The change reflects evolving scientific understanding of the fast-moving nature of the virus and uncertainties around how the lethal effects reveal themselves in patients, said NIAID, Gilead, and outside specialists. But the change also adds weight to the assessment of government and medical researchers that remdesivir is not a knockout drug that will change the trajectory of the coronavirus pandemic.
On Friday, as expected, the Food and Drug Administration approved an emergency use authorization for the drug that will allow it to be prescribed for hospitalized patients infected with the coronavirus.
NEW YORK (AP) — The U.S. government was slow to understand how much coronavirus was spreading from Europe, which helped drive the acceleration of outbreaks across the nation, a top health official said Friday.
Limited testing and delayed travel alerts for areas outside China contributed to the jump in U.S. cases starting in late February, said Dr. Anne Schuchat, the No. 2 official at the U.S. Centers for Disease Control and Prevention.
“We clearly didn’t recognize the full importations that were happening,” Schuchat told The Associated Press.
In an attempt to ensure their contests become referendums on their own responses to the virus, rather than the president’s, vulnerable House Republicans are instead brandishing their own independent streaks, playing up their work with Democrats, doubling down on constituent service and hosting town-hall-style events — avoiding mention of Mr. Trump whenever possible.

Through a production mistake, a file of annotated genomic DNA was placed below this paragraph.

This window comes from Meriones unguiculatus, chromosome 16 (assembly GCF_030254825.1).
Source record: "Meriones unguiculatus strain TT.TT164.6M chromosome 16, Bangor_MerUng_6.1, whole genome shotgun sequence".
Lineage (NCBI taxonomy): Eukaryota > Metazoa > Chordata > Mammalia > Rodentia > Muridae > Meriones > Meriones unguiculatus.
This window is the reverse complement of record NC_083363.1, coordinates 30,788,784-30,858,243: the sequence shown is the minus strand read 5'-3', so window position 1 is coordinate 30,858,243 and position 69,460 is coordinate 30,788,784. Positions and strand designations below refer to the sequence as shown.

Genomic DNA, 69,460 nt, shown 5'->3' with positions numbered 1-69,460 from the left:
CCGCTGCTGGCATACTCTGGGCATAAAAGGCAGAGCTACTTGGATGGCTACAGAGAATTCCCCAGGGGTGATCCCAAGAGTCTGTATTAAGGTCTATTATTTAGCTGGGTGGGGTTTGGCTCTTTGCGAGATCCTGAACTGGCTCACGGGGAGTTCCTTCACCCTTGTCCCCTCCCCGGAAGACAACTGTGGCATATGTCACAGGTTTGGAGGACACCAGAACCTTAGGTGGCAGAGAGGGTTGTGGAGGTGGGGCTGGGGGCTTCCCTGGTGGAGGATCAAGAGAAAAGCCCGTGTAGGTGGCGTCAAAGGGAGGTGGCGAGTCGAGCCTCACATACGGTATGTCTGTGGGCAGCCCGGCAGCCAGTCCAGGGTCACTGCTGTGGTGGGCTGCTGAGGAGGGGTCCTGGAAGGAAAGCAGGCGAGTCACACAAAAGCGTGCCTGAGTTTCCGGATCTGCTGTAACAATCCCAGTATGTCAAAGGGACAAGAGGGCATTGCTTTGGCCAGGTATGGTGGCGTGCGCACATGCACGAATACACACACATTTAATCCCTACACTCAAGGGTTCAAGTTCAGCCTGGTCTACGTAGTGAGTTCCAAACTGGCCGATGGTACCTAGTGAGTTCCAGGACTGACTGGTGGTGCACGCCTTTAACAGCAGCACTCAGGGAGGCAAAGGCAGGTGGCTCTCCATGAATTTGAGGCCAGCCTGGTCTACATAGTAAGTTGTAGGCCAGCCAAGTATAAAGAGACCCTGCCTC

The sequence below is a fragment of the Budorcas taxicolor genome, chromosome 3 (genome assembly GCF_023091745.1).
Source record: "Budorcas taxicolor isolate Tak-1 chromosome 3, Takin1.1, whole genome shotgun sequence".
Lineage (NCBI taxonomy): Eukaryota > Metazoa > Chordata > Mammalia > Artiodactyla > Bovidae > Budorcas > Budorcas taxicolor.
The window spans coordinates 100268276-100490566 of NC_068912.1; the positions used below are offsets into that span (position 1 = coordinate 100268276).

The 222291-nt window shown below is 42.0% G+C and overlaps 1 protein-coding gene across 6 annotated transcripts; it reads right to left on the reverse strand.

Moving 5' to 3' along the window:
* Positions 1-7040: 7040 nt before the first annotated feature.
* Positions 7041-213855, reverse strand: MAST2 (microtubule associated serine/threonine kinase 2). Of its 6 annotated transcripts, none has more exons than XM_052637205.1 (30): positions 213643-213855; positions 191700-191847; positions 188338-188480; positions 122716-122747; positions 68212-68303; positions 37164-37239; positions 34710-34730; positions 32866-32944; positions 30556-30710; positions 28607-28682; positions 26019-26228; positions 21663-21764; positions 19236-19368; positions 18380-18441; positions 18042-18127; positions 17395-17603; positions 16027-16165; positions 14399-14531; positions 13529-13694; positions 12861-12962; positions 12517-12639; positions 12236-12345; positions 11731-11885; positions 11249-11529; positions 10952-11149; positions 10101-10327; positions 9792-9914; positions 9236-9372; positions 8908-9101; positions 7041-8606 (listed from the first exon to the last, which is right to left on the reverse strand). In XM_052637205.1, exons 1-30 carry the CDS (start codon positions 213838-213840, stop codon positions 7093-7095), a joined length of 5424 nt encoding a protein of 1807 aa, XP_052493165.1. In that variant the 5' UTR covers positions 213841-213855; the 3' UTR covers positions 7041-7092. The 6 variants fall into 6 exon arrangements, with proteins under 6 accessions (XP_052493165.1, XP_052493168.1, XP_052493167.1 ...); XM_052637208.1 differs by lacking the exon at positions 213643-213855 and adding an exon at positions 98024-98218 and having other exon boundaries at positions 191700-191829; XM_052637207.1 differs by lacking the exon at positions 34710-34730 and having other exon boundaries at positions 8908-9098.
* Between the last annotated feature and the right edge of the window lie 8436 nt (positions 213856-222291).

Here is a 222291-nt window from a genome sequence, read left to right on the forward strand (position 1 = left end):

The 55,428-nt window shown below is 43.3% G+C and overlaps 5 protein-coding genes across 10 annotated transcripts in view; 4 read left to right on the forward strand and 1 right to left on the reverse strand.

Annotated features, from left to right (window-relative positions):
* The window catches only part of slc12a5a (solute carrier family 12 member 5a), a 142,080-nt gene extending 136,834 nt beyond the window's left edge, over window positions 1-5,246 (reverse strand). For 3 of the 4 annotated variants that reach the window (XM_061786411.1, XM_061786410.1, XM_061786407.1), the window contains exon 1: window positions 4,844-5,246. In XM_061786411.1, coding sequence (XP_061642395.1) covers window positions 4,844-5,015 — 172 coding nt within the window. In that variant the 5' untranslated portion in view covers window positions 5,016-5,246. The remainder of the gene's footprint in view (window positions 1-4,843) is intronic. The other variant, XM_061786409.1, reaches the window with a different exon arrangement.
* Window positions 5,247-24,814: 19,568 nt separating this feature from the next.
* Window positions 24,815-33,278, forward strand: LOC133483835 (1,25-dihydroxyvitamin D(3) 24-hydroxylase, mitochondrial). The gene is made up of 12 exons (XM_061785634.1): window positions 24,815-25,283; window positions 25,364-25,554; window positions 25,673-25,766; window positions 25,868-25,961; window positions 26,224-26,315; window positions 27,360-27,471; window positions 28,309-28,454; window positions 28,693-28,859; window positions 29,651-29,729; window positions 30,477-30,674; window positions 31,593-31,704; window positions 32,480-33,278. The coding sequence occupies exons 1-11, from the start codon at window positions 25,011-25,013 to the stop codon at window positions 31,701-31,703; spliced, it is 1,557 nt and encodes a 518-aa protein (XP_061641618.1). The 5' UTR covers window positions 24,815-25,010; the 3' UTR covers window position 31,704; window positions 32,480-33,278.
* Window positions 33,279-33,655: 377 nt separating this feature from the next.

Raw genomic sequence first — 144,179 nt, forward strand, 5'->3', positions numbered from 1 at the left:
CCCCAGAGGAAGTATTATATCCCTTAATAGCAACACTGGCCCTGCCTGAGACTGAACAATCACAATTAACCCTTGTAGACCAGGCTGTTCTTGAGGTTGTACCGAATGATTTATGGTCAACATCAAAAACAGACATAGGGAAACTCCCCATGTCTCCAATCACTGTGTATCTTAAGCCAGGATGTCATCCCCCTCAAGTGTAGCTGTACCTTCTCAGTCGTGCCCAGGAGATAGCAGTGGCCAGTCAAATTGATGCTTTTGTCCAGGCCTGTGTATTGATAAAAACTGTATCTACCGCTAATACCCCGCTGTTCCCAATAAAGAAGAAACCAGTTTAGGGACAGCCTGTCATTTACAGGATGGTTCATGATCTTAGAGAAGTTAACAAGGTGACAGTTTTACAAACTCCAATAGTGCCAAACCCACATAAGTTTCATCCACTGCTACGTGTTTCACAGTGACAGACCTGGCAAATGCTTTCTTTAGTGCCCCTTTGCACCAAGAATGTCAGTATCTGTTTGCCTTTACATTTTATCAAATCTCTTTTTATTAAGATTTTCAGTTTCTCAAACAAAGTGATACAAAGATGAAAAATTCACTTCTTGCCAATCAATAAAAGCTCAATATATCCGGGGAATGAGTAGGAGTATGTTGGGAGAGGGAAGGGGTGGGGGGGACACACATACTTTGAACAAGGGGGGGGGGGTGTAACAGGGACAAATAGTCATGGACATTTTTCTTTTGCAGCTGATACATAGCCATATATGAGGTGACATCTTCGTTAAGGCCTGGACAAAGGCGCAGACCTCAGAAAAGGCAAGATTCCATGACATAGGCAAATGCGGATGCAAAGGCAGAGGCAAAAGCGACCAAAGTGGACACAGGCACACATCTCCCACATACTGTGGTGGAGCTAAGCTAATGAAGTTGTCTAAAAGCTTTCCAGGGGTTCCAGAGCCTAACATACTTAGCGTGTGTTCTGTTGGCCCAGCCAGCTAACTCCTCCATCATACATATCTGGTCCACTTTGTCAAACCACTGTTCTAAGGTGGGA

It is an approach that looks familiar to former Representative Carlos Curbelo, Republican of Florida, who tried to distance himself from Mr. Trump on immigration and other issues in 2018 as he fought to hang onto his seat in a diverse South Florida district, but was swept out in a midterm debacle that handed Democrats control of the House.
Many of his former colleagues in competitive districts had hoped the severity of the crisis would give them a platform to highlight their own responses, Mr. Curbelo said. But as Mr. Trump’s nightly briefings “became more about the president and his personality” than about the disease, he added, “Republicans have perceived a peril in that development, and certainly some of the recent polling validates that.”